Congress hears Washington Commanders NFL team owner conducted 'shadow' probe

US panel subpoenas Dan Snyder in malpractice hearing after he refused to appear

Co-owner of the Washington Commanders Dan Snyder's chair sits empty on Capitol Hill in Washington, on Wednesday. EPA
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Washington Commanders owner Dan Snyder was ordered to appear before a US Congressional panel investigating allegations of workplace malpractice at the club as new evidence accused him of trying to thwart an NFL inquiry.

Carolyn Maloney, the chairwoman of the House committee on oversight and reform, said that Mr Snyder would be subpoenaed after his "continued and unfounded refusal" to provide voluntary testimony.

"Mr Snyder's refusal to testify sends a clear signal that he is more concerned about protecting himself than coming clean to the American public," Ms Maloney said.

"If the NFL is unwilling to hold Mr Snyder accountable, then I am prepared to do so."

The Congressional panel has been conducting a probe into workplace misconduct and sexual harassment at Washington's NFL franchise.

The team was fined $10 million by the NFL last year after an investigation found evidence of sexual harassment, bullying and intimidation.

In February, a former cheerleader and marketing executive with the team told the panel how she had been sexually harassed by Mr Snyder.

It was the first time the Commanders boss had been publicly accused of inappropriate behaviour.

On Wednesday, politicians released a 29-page memo that detailed how the Commanders had dealt with allegations made by female employees at the club.

NFL Commissioner Roger Goodell said in testimony before a Congress panel on Wednesday that there were "compelling reasons" not to make the full findings of the investigation public. EPA

The memo said Mr Snyder had launched a "shadow investigation" designed to stymie the near year-long NFL inquiry into the claims launched in 2020.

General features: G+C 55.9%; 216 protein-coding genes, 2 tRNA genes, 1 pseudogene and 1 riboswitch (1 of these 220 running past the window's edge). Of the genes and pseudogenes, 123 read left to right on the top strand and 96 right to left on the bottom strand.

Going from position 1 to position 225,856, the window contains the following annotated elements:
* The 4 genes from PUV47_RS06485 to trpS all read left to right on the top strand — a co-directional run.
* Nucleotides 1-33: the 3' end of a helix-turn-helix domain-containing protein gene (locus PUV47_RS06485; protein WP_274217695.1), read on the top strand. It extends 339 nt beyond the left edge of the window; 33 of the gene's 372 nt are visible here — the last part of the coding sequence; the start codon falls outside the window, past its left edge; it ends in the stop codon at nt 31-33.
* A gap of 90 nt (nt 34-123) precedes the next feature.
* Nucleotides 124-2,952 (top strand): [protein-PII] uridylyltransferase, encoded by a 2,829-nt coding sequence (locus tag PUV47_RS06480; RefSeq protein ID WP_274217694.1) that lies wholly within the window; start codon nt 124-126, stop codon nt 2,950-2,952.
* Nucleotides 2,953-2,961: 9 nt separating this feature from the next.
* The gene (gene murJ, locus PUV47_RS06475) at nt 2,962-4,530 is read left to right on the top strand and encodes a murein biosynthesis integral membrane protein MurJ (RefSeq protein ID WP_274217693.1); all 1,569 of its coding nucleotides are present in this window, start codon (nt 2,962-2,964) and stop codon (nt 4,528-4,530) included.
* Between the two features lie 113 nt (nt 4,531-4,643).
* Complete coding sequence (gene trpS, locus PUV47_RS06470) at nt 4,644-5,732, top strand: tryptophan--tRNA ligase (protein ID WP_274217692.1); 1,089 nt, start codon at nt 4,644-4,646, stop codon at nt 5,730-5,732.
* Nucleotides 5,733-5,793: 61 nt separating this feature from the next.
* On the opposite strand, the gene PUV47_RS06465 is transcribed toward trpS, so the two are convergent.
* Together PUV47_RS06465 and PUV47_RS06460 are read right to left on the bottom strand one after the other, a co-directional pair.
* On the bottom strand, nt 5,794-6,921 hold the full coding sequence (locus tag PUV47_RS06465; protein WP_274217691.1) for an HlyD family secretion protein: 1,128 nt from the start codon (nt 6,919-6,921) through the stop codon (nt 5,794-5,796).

The shadow probe was used to create "a 100-slide dossier with private emails, text messages, telephone records and social media posts from journalists, victims and witnesses who had made credible public accusations of harassment" against the team.

It said that during the NFL's inquiry led by former federal prosecutor Beth Wilkinson, Mr Snyder and his legal team offered "hush money" to former cheerleaders to dissuade them from co-operating with the investigation.

The committee also said it had found evidence that cast doubt on the NFL's claim that its own investigation was independent.

It noted that Mr Snyder was given a "back-channel" to make confidential presentations to the NFL and was able to block the release of information.

The panel said the NFL became aware of Mr Snyder's efforts to frustrate Ms Wilkinson's investigation "but failed to take meaningful action to prevent them".

The committee has been sharply critical of the NFL's failure to release a full, written report of Ms Wilkinson's investigation.

Melanie Coburn, former director of marketing, marketing co-ordinator and cheerleader, testifies. Reuters

But NFL commissioner Roger Goodell said in testimony before legislators on Wednesday that there were "compelling reasons" not to make the full findings of the investigation public.

"We have been open and direct about the fact that the workplace culture at the Commanders was not only unprofessional, but toxic for far too long," Mr Goodell said.

He said it was important to preserve witness confidentiality.

Asked why the report could not simply have redacted the names of people making allegations, Mr Goodell replied: "With all due respect, redaction doesn't always work in my world. I promise. OK.

"We need to take extra steps to make sure these people who did come through and courageously come forward."

Updated: June 23, 2022, 12:21 AM
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